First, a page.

My two-year-old is screaming and crying and refusing to get back in the car – and it’s all because of poor web marketing!
It’s usually me that gets frustrated when I see companies failing to get their web marketing strategy right – but today my daughter was the one venting her anger.
We’d just been to see a new day nursery. Like most potential new nursery clients, I’d checked them out on the web before going.
They have a great website – tons of useful information, informative pictures, links to a glowing Ofsted report, social media engagement and testimonials from happy mums and dads.
So I emailed them via their enquiry form, which asked me what I needed. The auto-responder pinged back with a message saying someone would get back to me within 24 hours – great! But 24 hours, plus several days, I still hadn’t heard back, so I rang.
“Oh, you’re the one who emailed,” they said (in a way that made me think I was literally “the one” person who had ever emailed them). They apologised for not getting back to me, explaining they didn’t check their e-mail very often and suggested I come in and take a look around with my daughter.
Now, had they read the email they would have seen I wanted to come because I need a place right now for my daughter.
When I arrived, it looked fantastic – Gen loved it too. But when I asked when Gen could start, I was told there were no places available until September.
The Web Marketing ABC
Cue tantrum. Not from me, though I felt like it, but from Gen who was not happy that we were leaving such a nice place as soon as we’d arrived. I wasn’t too happy I’d taken a morning out for no reason.
The thing is, if they’d read my email I could saved a journey – and a tantrum – and they might have got a client in September if I could find an interim solution. Instead, they had one unhappy mum and one very grumpy toddler.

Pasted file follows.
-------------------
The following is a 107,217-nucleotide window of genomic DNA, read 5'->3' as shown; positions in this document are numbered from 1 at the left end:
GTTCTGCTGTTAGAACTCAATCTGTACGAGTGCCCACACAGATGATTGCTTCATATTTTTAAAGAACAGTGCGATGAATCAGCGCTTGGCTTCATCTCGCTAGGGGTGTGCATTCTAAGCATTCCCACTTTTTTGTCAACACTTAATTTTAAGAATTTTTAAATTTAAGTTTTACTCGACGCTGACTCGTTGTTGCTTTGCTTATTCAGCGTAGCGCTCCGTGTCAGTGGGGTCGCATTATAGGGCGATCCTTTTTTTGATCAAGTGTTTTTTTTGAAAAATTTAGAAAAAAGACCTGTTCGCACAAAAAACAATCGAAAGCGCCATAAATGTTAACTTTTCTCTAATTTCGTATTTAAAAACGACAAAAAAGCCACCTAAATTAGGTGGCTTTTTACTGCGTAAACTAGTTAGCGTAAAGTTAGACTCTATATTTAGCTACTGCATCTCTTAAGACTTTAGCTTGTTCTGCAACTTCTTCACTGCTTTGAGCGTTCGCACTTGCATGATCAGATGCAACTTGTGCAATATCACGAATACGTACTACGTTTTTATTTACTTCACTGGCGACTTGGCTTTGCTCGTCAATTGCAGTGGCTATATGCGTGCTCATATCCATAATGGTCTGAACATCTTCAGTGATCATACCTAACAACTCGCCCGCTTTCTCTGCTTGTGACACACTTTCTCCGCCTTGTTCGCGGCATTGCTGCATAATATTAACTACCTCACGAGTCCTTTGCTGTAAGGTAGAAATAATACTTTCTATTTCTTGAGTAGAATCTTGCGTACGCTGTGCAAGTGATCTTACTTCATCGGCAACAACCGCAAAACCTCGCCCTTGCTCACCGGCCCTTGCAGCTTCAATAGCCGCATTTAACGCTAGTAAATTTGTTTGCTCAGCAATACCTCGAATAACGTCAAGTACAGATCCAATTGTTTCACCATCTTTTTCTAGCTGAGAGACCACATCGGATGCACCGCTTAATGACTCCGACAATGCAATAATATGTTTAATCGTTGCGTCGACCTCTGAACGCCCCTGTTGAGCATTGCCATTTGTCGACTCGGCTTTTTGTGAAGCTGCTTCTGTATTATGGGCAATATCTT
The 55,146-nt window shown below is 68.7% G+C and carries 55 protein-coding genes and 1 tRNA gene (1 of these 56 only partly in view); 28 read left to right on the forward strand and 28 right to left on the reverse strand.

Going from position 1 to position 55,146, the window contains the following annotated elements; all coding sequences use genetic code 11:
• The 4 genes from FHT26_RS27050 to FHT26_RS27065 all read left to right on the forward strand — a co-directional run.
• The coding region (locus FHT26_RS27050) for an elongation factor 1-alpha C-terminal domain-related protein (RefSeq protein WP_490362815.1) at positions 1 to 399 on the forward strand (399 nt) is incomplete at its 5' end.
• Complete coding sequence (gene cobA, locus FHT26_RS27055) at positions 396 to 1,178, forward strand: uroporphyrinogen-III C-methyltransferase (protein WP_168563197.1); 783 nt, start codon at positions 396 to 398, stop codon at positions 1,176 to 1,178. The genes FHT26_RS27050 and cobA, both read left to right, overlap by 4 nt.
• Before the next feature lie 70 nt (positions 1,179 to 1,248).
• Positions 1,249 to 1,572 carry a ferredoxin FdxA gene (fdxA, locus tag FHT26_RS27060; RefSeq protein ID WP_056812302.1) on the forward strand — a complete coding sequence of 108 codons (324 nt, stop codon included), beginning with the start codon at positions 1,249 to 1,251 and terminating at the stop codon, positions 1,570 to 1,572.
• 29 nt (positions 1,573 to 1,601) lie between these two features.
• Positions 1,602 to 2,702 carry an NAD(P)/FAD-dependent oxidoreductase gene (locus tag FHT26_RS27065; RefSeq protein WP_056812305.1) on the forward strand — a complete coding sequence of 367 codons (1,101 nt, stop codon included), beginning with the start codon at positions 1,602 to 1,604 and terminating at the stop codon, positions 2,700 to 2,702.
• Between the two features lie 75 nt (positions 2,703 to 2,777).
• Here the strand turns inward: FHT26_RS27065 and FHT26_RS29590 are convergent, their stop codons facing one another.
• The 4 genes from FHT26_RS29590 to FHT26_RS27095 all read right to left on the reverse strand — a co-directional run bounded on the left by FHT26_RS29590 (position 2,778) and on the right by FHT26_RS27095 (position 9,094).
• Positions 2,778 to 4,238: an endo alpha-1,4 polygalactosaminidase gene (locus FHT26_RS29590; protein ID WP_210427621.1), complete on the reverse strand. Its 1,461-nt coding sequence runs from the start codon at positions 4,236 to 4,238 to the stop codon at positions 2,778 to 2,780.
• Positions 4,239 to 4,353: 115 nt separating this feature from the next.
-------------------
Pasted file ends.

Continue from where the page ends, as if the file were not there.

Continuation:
This scenario is all too familiar – businesses making an investment in the web, then undoing all their good work by falling at the last hurdle.
Your website works on three levels – we’ve talked about it before – firstly you need to get the core functionality and usability of the site right, making sure it is fit for purpose. The next level is ensuring the site supports and promotes your key marketing messages.
The third level – and the one where most businesses who fail to make the most of the web fall down – is using your website as a marketing tool.
Like this nursery, you can have the best design in the world, a compelling marketing message and a carefully planned out strategy – but if you don’t check emails you will lose business.
Your website is a tool, it’s there to be used – by you, not just by clients. You need to understand what tasks the site is meant to be supporting, but you have to do some of those tasks yourself.
If the site is meant to bring in enquiries, make sure you answer those enquiries promptly. If it’s meant to raise your profile online, make sure you are active on the site and in the wider web community – it is you who will make the links and create the community of users, not the site on its own.
Tantrum over – think I’ll have a lie-down and a glass of warm milk.